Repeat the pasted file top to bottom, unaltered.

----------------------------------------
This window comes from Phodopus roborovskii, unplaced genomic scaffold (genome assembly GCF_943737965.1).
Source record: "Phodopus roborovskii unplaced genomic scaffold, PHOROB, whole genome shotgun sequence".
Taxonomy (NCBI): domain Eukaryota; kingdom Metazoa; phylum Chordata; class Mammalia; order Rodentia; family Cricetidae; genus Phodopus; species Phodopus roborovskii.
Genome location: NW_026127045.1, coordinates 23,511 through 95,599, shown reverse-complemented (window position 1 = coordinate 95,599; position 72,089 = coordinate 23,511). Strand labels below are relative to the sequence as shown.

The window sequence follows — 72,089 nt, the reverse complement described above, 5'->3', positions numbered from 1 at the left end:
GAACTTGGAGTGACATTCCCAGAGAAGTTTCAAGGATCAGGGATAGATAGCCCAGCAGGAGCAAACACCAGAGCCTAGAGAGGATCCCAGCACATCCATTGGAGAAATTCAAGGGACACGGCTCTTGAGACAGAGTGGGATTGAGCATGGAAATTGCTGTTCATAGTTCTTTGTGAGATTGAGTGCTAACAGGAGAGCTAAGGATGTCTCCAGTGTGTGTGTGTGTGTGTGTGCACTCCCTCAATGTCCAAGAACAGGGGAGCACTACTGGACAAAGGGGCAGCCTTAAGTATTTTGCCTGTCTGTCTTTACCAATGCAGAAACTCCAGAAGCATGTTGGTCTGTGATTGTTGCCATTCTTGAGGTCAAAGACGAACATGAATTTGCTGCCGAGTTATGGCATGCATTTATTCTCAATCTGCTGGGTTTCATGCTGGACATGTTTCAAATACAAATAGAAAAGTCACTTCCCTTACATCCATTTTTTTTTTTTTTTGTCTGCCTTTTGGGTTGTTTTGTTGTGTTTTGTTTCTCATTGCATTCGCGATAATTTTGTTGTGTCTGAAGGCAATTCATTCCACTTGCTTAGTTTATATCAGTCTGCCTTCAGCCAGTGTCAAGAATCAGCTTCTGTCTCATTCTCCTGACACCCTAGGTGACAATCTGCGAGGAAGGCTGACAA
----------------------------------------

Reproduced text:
This window comes from Phodopus roborovskii, unplaced genomic scaffold (genome assembly GCF_943737965.1).
Source record: "Phodopus roborovskii unplaced genomic scaffold, PHOROB, whole genome shotgun sequence".
Taxonomy (NCBI): domain Eukaryota; kingdom Metazoa; phylum Chordata; class Mammalia; order Rodentia; family Cricetidae; genus Phodopus; species Phodopus roborovskii.
Genome location: NW_026127045.1, coordinates 23,511 through 95,599, shown reverse-complemented (window position 1 = coordinate 95,599; position 72,089 = coordinate 23,511). Strand labels below are relative to the sequence as shown.

The window sequence follows — 72,089 nt, the reverse complement described above, 5'->3', positions numbered from 1 at the left end:
GAACTTGGAGTGACATTCCCAGAGAAGTTTCAAGGATCAGGGATAGATAGCCCAGCAGGAGCAAACACCAGAGCCTAGAGAGGATCCCAGCACATCCATTGGAGAAATTCAAGGGACACGGCTCTTGAGACAGAGTGGGATTGAGCATGGAAATTGCTGTTCATAGTTCTTTGTGAGATTGAGTGCTAACAGGAGAGCTAAGGATGTCTCCAGTGTGTGTGTGTGTGTGTGTGCACTCCCTCAATGTCCAAGAACAGGGGAGCACTACTGGACAAAGGGGCAGCCTTAAGTATTTTGCCTGTCTGTCTTTACCAATGCAGAAACTCCAGAAGCATGTTGGTCTGTGATTGTTGCCATTCTTGAGGTCAAAGACGAACATGAATTTGCTGCCGAGTTATGGCATGCATTTATTCTCAATCTGCTGGGTTTCATGCTGGACATGTTTCAAATACAAATAGAAAAGTCACTTCCCTTACATCCATTTTTTTTTTTTTTTGTCTGCCTTTTGGGTTGTTTTGTTGTGTTTTGTTTCTCATTGCATTCGCGATAATTTTGTTGTGTCTGAAGGCAATTCATTCCACTTGCTTAGTTTATATCAGTCTGCCTTCAGCCAGTGTCAAGAATCAGCTTCTGTCTCATTCTCCTGACACCCTAGGTGACAATCTGCGAGGAAGGCTGACAA